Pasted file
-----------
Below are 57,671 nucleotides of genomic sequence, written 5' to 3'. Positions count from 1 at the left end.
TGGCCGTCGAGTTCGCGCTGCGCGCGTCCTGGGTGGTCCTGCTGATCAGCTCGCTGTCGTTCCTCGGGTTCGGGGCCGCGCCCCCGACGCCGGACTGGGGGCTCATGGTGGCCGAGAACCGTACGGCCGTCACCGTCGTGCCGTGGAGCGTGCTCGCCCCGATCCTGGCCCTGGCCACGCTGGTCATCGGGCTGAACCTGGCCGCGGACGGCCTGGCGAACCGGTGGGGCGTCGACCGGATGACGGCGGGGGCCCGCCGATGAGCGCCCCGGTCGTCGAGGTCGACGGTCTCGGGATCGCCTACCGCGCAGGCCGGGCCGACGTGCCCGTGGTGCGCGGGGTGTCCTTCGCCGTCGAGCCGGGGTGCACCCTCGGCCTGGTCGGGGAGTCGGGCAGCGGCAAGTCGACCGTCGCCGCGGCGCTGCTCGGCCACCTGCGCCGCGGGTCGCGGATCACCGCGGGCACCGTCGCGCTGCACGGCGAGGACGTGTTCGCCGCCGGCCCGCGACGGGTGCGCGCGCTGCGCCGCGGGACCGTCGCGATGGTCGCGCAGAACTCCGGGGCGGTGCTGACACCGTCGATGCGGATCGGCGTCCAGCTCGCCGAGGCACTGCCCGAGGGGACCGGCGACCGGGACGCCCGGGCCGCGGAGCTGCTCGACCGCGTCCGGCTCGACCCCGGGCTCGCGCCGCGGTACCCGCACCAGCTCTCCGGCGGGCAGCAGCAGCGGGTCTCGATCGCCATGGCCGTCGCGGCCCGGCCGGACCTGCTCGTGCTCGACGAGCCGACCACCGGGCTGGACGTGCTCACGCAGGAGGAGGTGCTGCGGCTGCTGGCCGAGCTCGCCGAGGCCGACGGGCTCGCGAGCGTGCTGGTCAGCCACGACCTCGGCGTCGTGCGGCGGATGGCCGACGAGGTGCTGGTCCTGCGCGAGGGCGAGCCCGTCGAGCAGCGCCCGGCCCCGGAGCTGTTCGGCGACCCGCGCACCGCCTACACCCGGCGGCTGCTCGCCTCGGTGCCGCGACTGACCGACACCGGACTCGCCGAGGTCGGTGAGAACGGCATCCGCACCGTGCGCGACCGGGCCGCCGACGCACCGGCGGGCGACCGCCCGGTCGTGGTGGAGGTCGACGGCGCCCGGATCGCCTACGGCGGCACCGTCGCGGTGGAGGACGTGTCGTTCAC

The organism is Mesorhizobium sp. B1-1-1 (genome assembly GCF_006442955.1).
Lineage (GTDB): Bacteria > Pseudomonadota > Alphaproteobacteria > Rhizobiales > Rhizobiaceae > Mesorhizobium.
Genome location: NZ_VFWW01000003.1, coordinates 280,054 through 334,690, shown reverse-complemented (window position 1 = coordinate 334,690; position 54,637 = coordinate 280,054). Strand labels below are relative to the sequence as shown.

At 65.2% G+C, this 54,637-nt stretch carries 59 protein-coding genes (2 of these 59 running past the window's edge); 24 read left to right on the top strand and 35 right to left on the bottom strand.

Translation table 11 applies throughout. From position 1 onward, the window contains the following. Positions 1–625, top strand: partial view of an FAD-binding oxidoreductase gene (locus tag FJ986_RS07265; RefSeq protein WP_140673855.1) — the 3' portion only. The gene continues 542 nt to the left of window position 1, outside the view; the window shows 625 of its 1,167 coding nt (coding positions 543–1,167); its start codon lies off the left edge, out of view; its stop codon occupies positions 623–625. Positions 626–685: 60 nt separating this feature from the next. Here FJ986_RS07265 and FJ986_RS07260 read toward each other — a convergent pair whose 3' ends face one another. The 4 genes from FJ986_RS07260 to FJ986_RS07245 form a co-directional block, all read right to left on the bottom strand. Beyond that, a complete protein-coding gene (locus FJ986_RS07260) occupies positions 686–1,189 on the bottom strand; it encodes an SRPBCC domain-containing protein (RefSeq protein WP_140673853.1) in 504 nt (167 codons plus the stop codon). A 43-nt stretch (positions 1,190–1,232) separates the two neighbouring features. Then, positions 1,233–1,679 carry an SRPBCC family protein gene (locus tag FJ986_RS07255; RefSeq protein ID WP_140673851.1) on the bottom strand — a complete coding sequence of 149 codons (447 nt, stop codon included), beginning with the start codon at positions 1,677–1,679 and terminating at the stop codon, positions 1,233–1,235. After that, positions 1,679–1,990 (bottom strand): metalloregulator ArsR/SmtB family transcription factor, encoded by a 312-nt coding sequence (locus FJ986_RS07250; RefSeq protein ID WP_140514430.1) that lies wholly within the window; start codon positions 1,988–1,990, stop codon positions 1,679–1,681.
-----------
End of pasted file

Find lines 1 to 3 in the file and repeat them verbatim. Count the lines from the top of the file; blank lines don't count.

Below are 57,671 nucleotides of genomic sequence, written 5' to 3'. Positions count from 1 at the left end.
TGGCCGTCGAGTTCGCGCTGCGCGCGTCCTGGGTGGTCCTGCTGATCAGCTCGCTGTCGTTCCTCGGGTTCGGGGCCGCGCCCCCGACGCCGGACTGGGGGCTCATGGTGGCCGAGAACCGTACGGCCGTCACCGTCGTGCCGTGGAGCGTGCTCGCCCCGATCCTGGCCCTGGCCACGCTGGTCATCGGGCTGAACCTGGCCGCGGACGGCCTGGCGAACCGGTGGGGCGTCGACCGGATGACGGCGGGGGCCCGCCGATGAGCGCCCCGGTCGTCGAGGTCGACGGTCTCGGGATCGCCTACCGCGCAGGCCGGGCCGACGTGCCCGTGGTGCGCGGGGTGTCCTTCGCCGTCGAGCCGGGGTGCACCCTCGGCCTGGTCGGGGAGTCGGGCAGCGGCAAGTCGACCGTCGCCGCGGCGCTGCTCGGCCACCTGCGCCGCGGGTCGCGGATCACCGCGGGCACCGTCGCGCTGCACGGCGAGGACGTGTTCGCCGCCGGCCCGCGACGGGTGCGCGCGCTGCGCCGCGGGACCGTCGCGATGGTCGCGCAGAACTCCGGGGCGGTGCTGACACCGTCGATGCGGATCGGCGTCCAGCTCGCCGAGGCACTGCCCGAGGGGACCGGCGACCGGGACGCCCGGGCCGCGGAGCTGCTCGACCGCGTCCGGCTCGACCCCGGGCTCGCGCCGCGGTACCCGCACCAGCTCTCCGGCGGGCAGCAGCAGCGGGTCTCGATCGCCATGGCCGTCGCGGCCCGGCCGGACCTGCTCGTGCTCGACGAGCCGACCACCGGGCTGGACGTGCTCACGCAGGAGGAGGTGCTGCGGCTGCTGGCCGAGCTCGCCGAGGCCGACGGGCTCGCGAGCGTGCTGGTCAGCCACGACCTCGGCGTCGTGCGGCGGATGGCCGACGAGGTGCTGGTCCTGCGCGAGGGCGAGCCCGTCGAGCAGCGCCCGGCCCCGGAGCTGTTCGGCGACCCGCGCACCGCCTACACCCGGCGGCTGCTCGCCTCGGTGCCGCGACTGACCGACACCGGACTCGCCGAGGTCGGTGAGAACGGCATCCGCACCGTGCGCGACCGGGCCGCCGACGCACCGGCGGGCGACCGCCCGGTCGTGGTGGAGGTCGACGGCGCCCGGATCGCCTACGGCGGCACCGTCGCGGTGGAGGACGTGTCGTTCAC

The organism is Mesorhizobium sp. B1-1-1 (genome assembly GCF_006442955.1).